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Medicine Science

Research Suggests Brain Has a 2-Task Limit for Multitasking 257

suraj.sun writes with a story from LiveScience about just how much attention you can devote to each of the tasks on hand that scream for it: "The brain is set up to manage two tasks, but not more, a new study suggests. That's because, when faced with two tasks, a part of the brain known as the medial prefrontal cortex (MFC) divides so that half of the region focuses on one task and the other half on the other task. This division of labor allows a person to keep track of two tasks pretty readily, but if you throw in a third, things get a bit muddled. 'What really the results show is that we can readily divide tasking. We can cook, and at the same time talk on the phone, and switch back and forth between these two activities,' said study researcher Etienne Koechlin of the Université Pierre et Marie Curie in Paris, France. 'However, we cannot multitask with more than two tasks.'"
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Research Suggests Brain Has a 2-Task Limit for Multitasking

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  • by sonicmerlin ( 1505111 ) on Saturday April 17, 2010 @08:14AM (#31880662)

    I recall an article at Arstechnica about cell phone use while driving mentioning a study that found a minority of people are actually capable of multi-tasking while the rest are "bad at it". Oh yes, here we go:

  • by Skexis ( 1744642 ) on Saturday April 17, 2010 @08:20AM (#31880698)
    If you require constant attention to keep breathing, you have bigger problems than defining a task. But from TFA:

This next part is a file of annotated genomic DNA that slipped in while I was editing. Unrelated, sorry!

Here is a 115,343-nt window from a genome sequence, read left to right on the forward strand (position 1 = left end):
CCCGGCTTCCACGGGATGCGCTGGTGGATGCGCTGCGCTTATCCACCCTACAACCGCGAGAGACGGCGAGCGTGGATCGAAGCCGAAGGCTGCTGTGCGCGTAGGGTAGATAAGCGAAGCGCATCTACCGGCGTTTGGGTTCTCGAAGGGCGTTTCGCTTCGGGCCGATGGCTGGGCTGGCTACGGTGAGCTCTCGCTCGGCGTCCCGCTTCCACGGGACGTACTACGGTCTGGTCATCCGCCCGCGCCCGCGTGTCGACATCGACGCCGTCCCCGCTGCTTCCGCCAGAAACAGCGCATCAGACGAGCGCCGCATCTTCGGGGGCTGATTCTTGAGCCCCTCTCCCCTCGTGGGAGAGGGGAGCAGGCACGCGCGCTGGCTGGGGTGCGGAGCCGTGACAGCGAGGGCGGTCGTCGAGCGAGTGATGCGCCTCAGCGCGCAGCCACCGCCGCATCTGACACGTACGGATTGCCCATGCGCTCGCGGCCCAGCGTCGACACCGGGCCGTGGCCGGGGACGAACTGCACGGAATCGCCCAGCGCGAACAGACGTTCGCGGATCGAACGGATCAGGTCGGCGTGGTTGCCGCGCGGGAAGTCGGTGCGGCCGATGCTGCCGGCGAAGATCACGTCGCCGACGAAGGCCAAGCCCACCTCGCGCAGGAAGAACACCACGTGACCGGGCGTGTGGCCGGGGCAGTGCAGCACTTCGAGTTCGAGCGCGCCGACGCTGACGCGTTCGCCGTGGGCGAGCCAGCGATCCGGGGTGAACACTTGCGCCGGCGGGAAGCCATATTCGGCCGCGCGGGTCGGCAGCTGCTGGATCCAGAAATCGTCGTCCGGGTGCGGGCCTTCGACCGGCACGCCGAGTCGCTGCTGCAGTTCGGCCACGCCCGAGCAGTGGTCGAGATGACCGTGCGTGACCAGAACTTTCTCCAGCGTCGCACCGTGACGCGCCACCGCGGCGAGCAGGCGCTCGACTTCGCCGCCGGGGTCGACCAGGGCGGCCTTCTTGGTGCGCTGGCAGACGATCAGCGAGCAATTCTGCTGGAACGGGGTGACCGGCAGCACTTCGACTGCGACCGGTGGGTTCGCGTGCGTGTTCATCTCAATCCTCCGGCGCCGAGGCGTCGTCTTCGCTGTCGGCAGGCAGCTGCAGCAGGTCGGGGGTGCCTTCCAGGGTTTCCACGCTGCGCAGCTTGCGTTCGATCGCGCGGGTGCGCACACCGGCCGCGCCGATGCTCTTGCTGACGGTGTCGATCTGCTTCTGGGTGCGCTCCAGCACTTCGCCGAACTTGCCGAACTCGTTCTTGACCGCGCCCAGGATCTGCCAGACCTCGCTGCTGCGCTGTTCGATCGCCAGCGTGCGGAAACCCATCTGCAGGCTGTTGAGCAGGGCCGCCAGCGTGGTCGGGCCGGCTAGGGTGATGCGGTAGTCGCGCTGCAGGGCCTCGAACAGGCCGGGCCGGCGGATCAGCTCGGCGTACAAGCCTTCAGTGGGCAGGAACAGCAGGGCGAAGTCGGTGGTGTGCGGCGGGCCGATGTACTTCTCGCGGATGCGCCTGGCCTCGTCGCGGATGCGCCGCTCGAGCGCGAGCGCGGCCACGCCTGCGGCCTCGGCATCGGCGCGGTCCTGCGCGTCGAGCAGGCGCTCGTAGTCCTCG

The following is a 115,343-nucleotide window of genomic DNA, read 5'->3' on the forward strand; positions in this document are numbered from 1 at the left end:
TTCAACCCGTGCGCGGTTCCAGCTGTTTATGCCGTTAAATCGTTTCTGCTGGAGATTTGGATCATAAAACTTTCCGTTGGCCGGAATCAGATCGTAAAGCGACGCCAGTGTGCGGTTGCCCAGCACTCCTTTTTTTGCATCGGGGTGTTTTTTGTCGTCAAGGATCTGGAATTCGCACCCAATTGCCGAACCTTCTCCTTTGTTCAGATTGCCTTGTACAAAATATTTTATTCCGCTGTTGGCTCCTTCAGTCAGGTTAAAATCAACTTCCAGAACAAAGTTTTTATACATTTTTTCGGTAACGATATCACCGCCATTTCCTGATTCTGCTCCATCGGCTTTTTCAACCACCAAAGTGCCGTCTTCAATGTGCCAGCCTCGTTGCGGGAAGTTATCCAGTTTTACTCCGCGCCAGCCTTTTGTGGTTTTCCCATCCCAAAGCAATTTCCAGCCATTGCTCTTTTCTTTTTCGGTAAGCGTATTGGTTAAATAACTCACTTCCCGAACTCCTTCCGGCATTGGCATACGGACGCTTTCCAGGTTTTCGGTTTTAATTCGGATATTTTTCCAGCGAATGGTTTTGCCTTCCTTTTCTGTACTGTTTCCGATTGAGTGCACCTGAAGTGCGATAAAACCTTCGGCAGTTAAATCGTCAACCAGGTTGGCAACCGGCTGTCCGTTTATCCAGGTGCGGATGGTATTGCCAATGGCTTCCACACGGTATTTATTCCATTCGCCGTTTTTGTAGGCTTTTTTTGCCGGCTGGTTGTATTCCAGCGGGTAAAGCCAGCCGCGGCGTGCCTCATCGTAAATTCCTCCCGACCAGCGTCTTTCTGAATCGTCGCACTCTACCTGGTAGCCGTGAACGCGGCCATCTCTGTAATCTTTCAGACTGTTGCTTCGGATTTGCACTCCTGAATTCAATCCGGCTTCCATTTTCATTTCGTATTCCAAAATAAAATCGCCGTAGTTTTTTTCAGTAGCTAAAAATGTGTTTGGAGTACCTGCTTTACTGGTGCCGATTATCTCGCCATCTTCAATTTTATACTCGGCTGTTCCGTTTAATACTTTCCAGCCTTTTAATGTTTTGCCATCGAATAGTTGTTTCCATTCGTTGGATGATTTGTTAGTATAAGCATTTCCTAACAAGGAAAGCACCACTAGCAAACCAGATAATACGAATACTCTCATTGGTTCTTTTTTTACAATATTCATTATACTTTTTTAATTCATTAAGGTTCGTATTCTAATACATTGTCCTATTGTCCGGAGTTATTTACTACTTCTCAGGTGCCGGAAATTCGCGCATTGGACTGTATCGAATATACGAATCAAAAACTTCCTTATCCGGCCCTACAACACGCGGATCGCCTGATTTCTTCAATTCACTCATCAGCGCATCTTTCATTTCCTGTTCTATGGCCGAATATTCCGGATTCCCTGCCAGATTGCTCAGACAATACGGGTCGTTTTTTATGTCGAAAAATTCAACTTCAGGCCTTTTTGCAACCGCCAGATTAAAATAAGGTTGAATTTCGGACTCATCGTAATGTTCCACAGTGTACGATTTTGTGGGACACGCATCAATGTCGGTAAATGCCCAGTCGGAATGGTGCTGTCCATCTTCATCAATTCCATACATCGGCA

Koechlin and his colleagues had 32 subjects complete a letter-matching task while they had their brains scanned with functional magnetic resonance imaging (fMRI). The subjects saw uppercase letters on a screen and had to determine whether those letters were presented in the correct order to spell out a certain word. They were given money if they performed the task with no errors.
    But then they made the task more difficult. In addition to uppercase letters, the subjects were also presented with lowercase letters, and had to switch back and forth between matching the uppercase letters to spell out, say, T-A-B-L-E-T, and lowercase letters to spell out t-a-b-l-e-t.
    To make things even more complicated, the researchers introduced a third letter-matching task. Here, they saw the subject's accuracy drop considerably. It was as though, once each hemisphere was occupied with managing one task, there was nowhere for the third task to go.

I've finally learned what "upward compatible" means. It means we get to keep all our old mistakes. -- Dennie van Tassel